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Bow Valley residents to wait to be included in Quarry Lake parking pass program

“We don’t know enough of what that would entail and we know it would mean additional resources, but we don’t know right now what those resources would be because we have to take some time to research what the most effective and efficient way of delivering the pass program regionally would be.”

CANMORE – Bow Valley residents outside of the Town of Canmore will have to wait until at least 2022 to potentially be part of the Quarry Lake parking pass program.

While Canmore council and Town staff were supportive of seeing valley neighbours access the popular lake, it was noted the pilot program has only been running for a matter of months and is still being fine-tuned for local residents.

Whitney Smithers, the Town’s general manager of infrastructure,  said they don’t yet have the information or resources to grow the pilot program; however,  the municipality could make adjustments or changes in coming years.

“Obviously there have been some unintended challenges and workloads we’ve had to balance to make it happen. Our focus this year has been in making the program work for residents of Canmore,” she said during a recent council meeting.

"At the end of the season, it has been our intent to do a debrief and look at lessons learned and certainly one of the things we could come up with is access for regional residents and what the ongoing program could look for them.”

Mayor John Borrowman said residents from Municipal District of Bighorn and nearby Banff had come forward about possibly amending the program, which the Town was amicable to do. However, it is difficult to make immediate changes given it is a pilot program in its first months of operation.

“The Town of Canmore would like to modify the parking pass program at Quarry Lake to consider some of our neighbours in the valley, and perhaps even if there’s a seasonal pass next year for regional residents it might even extend to Banff,” he said.

“It’s important to note, it is a trial program and we’re learning a lot just administering the program in Canmore.”

An online petition to have residents from the MD of Bighorn granted an exception, be included in the pass or have an affordable option, has seen almost 600 signatures be collected.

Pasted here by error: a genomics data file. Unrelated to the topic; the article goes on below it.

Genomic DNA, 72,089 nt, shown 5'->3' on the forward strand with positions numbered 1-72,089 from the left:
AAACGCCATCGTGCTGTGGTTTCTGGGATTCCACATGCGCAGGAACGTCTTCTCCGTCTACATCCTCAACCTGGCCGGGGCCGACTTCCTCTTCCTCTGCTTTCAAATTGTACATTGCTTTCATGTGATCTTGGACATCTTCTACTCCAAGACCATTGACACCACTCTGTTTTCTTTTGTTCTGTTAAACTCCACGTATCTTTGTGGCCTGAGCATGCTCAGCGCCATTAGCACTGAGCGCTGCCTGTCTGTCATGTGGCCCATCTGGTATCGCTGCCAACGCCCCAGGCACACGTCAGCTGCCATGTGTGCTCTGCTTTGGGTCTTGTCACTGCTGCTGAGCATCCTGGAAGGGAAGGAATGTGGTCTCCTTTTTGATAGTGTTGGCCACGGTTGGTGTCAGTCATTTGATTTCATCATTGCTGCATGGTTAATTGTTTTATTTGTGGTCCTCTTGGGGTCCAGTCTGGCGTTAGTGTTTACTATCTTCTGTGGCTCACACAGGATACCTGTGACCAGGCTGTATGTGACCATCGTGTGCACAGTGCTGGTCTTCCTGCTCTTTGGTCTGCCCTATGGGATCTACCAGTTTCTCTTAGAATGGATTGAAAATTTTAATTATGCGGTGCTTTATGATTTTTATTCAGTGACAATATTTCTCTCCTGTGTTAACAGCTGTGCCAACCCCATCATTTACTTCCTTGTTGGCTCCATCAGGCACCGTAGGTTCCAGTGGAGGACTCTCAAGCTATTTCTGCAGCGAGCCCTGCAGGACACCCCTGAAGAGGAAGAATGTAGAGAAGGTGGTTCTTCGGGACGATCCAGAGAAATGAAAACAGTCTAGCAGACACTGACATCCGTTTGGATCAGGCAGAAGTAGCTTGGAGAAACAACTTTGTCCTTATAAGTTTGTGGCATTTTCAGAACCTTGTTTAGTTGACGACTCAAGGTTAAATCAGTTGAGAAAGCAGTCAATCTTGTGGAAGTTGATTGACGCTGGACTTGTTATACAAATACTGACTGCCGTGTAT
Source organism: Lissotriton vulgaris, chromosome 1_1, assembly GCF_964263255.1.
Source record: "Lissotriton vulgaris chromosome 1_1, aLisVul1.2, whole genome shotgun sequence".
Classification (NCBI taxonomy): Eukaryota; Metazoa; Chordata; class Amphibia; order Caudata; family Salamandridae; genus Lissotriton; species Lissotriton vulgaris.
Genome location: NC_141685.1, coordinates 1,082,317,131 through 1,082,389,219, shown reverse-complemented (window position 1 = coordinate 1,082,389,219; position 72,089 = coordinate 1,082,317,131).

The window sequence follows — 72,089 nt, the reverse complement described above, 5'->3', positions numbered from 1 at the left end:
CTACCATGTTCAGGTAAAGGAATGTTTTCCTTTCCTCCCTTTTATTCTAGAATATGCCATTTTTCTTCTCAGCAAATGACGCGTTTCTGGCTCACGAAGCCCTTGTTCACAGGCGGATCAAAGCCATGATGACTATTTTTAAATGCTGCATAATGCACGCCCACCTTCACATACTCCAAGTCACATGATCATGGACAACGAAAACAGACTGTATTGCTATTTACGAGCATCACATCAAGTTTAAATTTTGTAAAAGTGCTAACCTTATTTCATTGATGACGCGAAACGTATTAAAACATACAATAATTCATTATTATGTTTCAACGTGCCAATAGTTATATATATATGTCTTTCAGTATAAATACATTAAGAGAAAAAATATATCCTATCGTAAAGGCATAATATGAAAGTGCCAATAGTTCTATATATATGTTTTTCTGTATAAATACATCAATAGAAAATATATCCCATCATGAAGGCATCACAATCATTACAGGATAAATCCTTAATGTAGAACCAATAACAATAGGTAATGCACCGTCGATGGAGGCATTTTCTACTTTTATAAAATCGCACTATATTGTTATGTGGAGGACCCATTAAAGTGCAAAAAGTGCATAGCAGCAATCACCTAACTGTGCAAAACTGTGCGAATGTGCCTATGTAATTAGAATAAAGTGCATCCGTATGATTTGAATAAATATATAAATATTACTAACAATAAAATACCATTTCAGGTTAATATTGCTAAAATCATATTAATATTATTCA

The petition states the parking cost makes it cost-prohibitive for many valley residents.

At the June 9 MD of Bighorn council meeting, Councillor Lisa Rosvold asked the MD’s municipal staff to setup an inter-municipal committee meeting with the Town of Canmore to discuss the possibility.

“I’ve been involved in a number of conversations with people from all of our Bow Valley hamlets that would like to see the MD seek a solution with the Town of Canmore that would allow MD residents to purchase a Quarry Lake parking pass,” she said at the meeting.

The Town of Canmore and MD of Bighorn agreed to a six-year agreement for use of recreational services last December. The inter-municipal collaborative framework has the MD of Bighorn financially contribute for their residents access Elevation Place and the Canmore Recreation Centre.

In 2020, the two facilities have net operating costs of $2.76 million, which would see Bighorn pay $110,271 to allow residents to access them.

The parking pass was brought in this year by Canmore council that gives the Town’s residents a free pass, but charges $20 for every four hours to anyone else parking at the popular spot. In the off-peak season, the price declines to $10.

The intent is to help ease congestion and parking concerns, especially after a busy 2020 summer season saw tourists and residents flock to the lake.

The Town’s Integrated Parking Management Plan – which was approved in 2018 – prioritized paid parking and free public transit to help manage congestion and the demand for parking.

An online engagement campaign at the end of 2020 had 1,708 participants. The campaign had residents express locals shouldn’t pay to park, more parking spaces were needed at the dog park and additional parking enforcement should be expanded.

A March staff report to council estimated the parking would bring in about $200,000 each year and after operating costs and other expenses, leave the Town a net revenue of about $80,000. The funds would then be put into the associated infrastructure costs such as expanded parking spaces and new washroom facilities.

As property taxes remain the largest source of revenue for a municipality, the paid parking sees out-of-town visitors pay a share of the burden in maintaining the area.

Smithers noted any changes could mean more resources are needed and the logistics of the program would also have to be examined, modified or potentially reworked to make it work.

“We don’t know enough of what that would entail and we know it would mean additional resources, but we don’t know right now what those resources would be because we have to take some time to research what the most effective and efficient way of delivering the pass program regionally would be," she said.